Geology and baking

For some of you this might not be news, but I have to admit that I rather like baking. Adding ingredients into a bowl, mixing them, putting them into the oven and see what happens is  interesting. And the end results are often pretty tasty! I started by precisely following instructions and soon found out that most of it is basic chemistry (and some luck?!).

Anyway, this summer this webpage went viral (or at least did so in the geosciences circles). A young Australian baker (and Zoology graduate) made a lovely spherical, layered cake and did some unbelievable work on the Icing. Followed by the huge success (and because she felt challenged) she combined two spheres into one and tada: A planet cake!  This time she did an even more unbelievable work on the icing, making it look just like the actual planet Jupiter.

I felt that this would be a good thing to try and I did a spherical cake in August. I experienced several failures, for example my spherical baking tin shifted during baking, resulting in a core shift! My first try to make a Marshmallow icing resulted in sticky sugary stuff everywhere in the kitchen but not with some proper icing: Blue stuffIf you are wondering why I was wearing shades: My normal glasses were broken… Alice tried to help me with the mess but as you can see it looks nowhere close to what it should…

This semester I am teaching first year students in a course that gives an introduction to the different fields of geosciences. It is tradition to hand them some sweets at the last week we do the practicals (because it is close to christmas and everyone loves sweets!). I wanted to redo the planet cake for quite a while now and thought this might be the perfect chance for it (and it was basically the first “free” weekend I have had in like ever). How can you better revise what you have learned during a semester than by eating a layered cake that makes you think about the different properties of the earth? So here are some shots of the cake during baking:

IMG_7722

Half a sphere After baking.

Half a sphere - layered with a core,  inner and outer mantel (not to scale though :-/)!

Half a sphere – layered with a core, inner and outer mantel (not to scale though :-/)!

1 half sphere + 1 half sphere = 1 planet!

1 half sphere + 1 half sphere = 1 planet!

This time the baking bits went all right, but when I joined the two sphere together I somehow lost the core so that the final planet had only two baked layers. Ah well…
The hardest bit was always going to be the decorating – I am not very artistic not very patient. Initially I wanted to do todays plate tectonic setting and point out the plate boundaries. However, after playing around a bit with the marshmallow fondant that I used to create the crust I decided to “cheat” at chose a tectonic setting that was much simpler to reproduce: Pangaea! Only one big lump of continents, some islands – job done! As you can see from the image below I still need to work on the way I drape the icing around the cake but the folding could be natural as it is close the the Variscan Orogen….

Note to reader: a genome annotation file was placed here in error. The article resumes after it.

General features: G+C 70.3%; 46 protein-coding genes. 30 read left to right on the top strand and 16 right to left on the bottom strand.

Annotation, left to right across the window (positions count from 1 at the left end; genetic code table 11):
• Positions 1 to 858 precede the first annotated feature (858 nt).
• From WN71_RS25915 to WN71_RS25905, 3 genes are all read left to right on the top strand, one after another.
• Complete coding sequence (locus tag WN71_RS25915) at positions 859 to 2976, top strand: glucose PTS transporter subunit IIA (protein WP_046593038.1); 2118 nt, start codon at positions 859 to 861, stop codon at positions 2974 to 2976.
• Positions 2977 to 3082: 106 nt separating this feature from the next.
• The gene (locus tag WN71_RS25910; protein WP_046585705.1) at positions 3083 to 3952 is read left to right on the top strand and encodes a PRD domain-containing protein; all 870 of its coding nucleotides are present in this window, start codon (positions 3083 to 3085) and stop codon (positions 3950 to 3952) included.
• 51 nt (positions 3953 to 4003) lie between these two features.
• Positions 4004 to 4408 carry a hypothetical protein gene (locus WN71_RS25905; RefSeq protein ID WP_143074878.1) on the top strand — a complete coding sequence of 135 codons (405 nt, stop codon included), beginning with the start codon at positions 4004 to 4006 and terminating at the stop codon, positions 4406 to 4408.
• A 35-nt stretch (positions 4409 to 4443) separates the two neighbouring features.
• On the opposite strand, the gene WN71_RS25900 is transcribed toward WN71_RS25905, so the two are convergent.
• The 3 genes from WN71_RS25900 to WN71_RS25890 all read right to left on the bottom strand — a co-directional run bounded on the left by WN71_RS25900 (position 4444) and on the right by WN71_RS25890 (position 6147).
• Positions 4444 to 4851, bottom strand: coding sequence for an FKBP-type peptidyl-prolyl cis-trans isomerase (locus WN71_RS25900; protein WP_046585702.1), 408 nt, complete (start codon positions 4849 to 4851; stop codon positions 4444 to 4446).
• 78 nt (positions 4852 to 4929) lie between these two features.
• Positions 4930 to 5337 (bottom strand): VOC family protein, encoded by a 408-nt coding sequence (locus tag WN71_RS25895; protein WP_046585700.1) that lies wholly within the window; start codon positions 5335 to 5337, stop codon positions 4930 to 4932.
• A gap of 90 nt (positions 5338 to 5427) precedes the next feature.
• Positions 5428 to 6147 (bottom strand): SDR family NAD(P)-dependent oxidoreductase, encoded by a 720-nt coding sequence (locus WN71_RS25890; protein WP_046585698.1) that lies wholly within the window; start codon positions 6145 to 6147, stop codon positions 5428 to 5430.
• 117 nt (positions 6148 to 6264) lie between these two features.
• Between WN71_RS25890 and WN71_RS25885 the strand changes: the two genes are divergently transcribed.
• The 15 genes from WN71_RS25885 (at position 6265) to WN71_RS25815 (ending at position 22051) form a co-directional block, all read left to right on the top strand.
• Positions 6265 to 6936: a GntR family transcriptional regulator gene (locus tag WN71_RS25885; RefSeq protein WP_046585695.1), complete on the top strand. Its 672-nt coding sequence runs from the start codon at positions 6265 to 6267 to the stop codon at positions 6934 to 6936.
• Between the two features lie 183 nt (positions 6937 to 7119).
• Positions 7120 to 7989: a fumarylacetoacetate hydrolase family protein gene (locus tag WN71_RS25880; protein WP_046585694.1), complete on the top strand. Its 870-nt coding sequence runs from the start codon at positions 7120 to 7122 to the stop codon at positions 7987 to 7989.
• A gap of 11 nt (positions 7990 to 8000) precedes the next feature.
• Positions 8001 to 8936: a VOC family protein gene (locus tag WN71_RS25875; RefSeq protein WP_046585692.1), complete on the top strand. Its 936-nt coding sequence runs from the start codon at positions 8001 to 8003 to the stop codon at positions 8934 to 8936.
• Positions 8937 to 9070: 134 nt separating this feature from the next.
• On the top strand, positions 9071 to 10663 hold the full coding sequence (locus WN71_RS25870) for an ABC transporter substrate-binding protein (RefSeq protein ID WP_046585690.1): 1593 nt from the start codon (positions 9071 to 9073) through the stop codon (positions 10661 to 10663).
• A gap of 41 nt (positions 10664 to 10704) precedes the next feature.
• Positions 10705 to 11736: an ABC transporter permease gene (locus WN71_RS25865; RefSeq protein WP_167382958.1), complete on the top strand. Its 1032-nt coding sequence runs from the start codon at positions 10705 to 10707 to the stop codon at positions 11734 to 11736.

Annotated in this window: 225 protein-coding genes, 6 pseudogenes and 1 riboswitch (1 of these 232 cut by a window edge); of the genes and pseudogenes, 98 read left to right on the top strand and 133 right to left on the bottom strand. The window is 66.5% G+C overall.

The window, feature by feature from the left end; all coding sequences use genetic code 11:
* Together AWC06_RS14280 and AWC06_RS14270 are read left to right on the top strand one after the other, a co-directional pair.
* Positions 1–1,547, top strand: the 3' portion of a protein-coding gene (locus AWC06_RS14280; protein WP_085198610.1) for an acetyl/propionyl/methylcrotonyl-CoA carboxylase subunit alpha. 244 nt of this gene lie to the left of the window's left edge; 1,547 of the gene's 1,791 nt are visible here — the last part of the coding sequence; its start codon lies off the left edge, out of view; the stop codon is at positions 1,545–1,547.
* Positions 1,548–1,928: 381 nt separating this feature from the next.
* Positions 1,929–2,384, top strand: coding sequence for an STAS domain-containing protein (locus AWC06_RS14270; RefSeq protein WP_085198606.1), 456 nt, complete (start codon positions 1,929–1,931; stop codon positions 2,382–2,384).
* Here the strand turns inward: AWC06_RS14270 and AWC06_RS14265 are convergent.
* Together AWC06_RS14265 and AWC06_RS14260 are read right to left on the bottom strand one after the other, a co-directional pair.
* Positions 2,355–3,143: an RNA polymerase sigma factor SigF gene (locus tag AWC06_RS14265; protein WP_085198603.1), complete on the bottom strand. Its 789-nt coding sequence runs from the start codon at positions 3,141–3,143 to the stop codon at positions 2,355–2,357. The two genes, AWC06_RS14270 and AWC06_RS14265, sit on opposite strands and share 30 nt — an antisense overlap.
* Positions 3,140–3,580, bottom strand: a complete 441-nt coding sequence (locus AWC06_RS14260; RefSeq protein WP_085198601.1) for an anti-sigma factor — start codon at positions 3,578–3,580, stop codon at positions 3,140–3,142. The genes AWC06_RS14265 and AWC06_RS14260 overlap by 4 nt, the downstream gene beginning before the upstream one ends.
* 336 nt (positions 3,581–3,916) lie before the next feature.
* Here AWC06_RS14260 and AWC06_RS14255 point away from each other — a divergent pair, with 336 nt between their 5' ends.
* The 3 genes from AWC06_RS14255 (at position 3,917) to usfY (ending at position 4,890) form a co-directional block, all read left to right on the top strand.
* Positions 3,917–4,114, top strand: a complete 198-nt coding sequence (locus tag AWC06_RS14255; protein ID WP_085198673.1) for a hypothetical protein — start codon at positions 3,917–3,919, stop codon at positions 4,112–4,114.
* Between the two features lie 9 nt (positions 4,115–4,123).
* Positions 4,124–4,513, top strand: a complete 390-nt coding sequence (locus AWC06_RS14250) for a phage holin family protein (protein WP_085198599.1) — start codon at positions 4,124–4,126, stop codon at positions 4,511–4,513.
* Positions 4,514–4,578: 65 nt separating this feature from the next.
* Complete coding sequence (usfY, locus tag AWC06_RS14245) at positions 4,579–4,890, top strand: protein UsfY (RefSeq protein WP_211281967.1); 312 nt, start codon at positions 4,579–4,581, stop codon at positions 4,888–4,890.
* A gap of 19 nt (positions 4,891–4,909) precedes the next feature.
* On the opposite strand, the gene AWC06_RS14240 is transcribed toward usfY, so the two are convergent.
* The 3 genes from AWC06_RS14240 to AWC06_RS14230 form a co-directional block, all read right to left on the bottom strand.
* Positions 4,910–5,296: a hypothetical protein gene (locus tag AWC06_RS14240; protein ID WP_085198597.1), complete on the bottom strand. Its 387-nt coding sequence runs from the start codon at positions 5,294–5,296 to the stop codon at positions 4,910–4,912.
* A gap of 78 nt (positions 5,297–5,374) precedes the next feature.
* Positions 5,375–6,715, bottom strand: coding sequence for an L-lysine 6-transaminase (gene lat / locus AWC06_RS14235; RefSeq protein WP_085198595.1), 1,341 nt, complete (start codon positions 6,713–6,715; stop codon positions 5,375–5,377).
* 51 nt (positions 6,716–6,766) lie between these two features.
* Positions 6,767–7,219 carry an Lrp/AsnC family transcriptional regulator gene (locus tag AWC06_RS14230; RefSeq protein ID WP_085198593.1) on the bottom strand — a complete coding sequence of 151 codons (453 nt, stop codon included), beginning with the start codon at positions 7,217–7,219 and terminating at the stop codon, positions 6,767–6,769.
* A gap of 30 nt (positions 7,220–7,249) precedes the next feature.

Middle to Late Triassic Pangea (Cake)!

Middle to Late Triassic Pangea (Cake)!

And here finally a cross section through the planet cake:

Core (red), mantle (yellow) and crust (blue & green).

Core (red), mantle (yellow) and crust (blue & green).

The cake was OK to eat but my students loved it (and everyone else who got some). Learned a lot again and maybe the next version will actually have a “round” core!
Next cake project I am thinking about is maybe trying to recreate a subduction zone, however that sounds very challenging. If you have any ideas and tip, please let me know!

Advertisements

2 thoughts on “Geology and baking

  1. That looks awesome! I’ve made Marshmallow ‘7 minute’ frosting a few times now, and always end up finding it takes about 15-20 minutes of beating with my paltry electric whisk to get a stiff enough consistency. It is awesome though! An alternative approach (some might call it slightly cheating!) might be to make the inner core a cake truffle – i.e. not bake in an core layer, but scoop 2 hemispheres out of a baked 2 layer cake, and fill with a cake truffle mixture, then sandwich the two halves together. Just a thought!

Leave a Reply

Fill in your details below or click an icon to log in:

WordPress.com Logo

You are commenting using your WordPress.com account. Log Out / Change )

Twitter picture

You are commenting using your Twitter account. Log Out / Change )

Facebook photo

You are commenting using your Facebook account. Log Out / Change )

Google+ photo

You are commenting using your Google+ account. Log Out / Change )

Connecting to %s